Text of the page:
And last, prob'ly (but 'least it does 's)...

- Posted using BlogPress from my iPhone

arguing civilly

“If there’s a danger to democracy, it’s the attitude that there’s no reasonable opposition to the view that someone happens to favor. If that’s true, democracy has got much larger problems than having made the wrong decisions about wars and energy policy and all that. Those are serious mistakes, but we can correct them. If we give up on arguing civilly, everything else falls with it.” Robert Talisse, author of Democracy and Moral Conflict.

“Any outlet which presents a complex issue as so simple that there’s just one smart view and everything else is dumb, we should distrust.”

NOTE to students: your last ("un-enforceable") assignment was to read some books. Read this one.

Thursday, December 10, 2009

critical non-thinking

The following would be entirely funny, if it weren't so appallingly real. An allegedly-astute colleague from the business school misinformed the newspaper-reading public with a staggering string of falsehoods and confusions. But it was great fodder for our logic and critical thinking classes, as one of my philosopher colleagues discovered:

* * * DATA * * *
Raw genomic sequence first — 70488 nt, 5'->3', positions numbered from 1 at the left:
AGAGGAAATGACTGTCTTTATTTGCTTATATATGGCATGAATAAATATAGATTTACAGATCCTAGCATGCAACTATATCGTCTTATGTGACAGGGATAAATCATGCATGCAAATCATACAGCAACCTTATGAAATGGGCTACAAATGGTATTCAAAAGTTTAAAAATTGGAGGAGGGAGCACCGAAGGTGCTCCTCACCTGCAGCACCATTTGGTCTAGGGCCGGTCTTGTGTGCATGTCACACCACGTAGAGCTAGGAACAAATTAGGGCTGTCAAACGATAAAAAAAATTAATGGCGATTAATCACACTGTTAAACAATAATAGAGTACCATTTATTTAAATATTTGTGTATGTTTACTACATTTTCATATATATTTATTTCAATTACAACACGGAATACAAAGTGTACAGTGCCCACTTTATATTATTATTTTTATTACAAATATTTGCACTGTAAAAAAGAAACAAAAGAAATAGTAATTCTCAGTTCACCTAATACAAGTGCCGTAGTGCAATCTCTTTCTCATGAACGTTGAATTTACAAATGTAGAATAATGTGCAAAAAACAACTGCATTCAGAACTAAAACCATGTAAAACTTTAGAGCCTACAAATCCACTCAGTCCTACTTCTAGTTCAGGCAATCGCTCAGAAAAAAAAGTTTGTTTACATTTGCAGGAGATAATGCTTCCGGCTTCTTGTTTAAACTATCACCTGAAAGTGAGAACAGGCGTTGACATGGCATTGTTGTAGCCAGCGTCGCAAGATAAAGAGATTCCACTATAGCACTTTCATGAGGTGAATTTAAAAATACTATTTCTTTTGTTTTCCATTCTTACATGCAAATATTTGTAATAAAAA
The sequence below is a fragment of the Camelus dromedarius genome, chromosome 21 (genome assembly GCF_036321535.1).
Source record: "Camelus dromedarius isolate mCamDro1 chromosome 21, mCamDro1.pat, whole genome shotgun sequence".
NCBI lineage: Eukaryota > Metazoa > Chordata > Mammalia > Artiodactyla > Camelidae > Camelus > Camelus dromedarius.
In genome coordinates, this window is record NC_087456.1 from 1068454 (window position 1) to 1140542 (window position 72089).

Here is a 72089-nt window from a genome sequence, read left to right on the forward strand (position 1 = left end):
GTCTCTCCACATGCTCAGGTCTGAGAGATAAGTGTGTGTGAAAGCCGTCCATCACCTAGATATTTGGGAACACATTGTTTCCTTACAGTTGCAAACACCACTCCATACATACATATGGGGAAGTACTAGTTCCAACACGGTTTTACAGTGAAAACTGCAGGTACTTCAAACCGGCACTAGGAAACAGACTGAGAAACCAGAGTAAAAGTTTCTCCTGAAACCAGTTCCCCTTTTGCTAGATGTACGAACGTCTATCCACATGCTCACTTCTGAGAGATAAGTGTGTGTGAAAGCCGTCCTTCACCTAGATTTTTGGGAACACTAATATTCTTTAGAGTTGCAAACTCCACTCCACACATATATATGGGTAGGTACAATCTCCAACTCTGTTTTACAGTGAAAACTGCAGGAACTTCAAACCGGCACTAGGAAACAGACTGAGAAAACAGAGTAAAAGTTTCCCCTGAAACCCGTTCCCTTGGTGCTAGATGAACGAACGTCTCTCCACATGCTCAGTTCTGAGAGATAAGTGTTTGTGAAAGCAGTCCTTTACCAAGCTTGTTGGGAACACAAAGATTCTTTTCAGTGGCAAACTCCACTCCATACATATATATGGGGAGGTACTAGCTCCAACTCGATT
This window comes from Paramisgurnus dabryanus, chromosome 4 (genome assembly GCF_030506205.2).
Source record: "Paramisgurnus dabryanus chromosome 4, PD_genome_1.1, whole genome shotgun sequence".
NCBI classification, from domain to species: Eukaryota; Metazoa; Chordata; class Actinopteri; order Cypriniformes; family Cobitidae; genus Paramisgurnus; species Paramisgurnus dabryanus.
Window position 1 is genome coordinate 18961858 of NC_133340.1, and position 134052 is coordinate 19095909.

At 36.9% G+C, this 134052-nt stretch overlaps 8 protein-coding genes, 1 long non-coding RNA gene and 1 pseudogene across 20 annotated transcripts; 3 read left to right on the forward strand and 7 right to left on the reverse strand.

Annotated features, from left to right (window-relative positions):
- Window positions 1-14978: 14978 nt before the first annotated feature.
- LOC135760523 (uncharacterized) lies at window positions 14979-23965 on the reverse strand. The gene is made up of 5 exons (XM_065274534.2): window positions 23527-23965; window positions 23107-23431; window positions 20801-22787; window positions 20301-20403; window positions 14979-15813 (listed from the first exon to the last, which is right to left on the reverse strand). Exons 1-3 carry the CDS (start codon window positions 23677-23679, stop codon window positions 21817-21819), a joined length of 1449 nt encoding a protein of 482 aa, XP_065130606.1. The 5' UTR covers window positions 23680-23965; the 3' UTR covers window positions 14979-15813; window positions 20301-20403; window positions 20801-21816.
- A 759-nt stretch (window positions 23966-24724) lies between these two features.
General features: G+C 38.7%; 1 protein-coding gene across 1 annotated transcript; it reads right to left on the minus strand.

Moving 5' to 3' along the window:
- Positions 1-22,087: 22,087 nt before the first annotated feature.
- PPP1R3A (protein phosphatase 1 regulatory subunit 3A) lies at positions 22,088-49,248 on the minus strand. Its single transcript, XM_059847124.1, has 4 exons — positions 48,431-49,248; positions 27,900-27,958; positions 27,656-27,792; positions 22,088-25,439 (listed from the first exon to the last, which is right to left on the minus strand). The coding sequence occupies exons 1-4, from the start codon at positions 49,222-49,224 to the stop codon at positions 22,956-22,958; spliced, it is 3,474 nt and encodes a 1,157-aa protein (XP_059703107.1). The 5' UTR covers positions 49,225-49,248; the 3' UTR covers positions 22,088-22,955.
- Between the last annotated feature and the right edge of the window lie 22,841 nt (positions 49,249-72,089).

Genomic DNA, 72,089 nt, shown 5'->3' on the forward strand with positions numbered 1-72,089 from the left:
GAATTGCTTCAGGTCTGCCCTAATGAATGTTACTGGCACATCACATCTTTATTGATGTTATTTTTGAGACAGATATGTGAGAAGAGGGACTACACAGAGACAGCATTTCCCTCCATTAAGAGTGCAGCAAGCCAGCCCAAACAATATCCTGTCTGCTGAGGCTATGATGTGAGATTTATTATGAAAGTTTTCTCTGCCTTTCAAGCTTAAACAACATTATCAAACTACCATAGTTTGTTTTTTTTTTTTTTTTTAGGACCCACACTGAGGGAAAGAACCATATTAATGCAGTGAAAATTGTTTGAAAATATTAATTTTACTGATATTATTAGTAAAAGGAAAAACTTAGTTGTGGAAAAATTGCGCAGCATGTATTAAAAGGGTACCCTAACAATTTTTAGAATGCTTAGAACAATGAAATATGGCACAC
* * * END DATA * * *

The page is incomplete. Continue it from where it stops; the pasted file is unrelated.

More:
Doubtless we've all been justifiably disheartened by the embarrassing illogic of our celebrated MTSU Chair of Excellence in Finance, Dr. Bill Ford, as reported in the DNJ last Sunday [and commented on in yesterday's letters section, and today's]. Nevertheless, I encourage you to take heart, for while the media are apparently prepared to publish poorly reasoned remarks as straightforward news, our students in Elementary Logic and Critical Thinking this term are not so easily fooled. To be sure, when I presented Sunday's article in class today, our discussion was both stimulating and delightful. Let me share with you a few of the more salient observations on offer.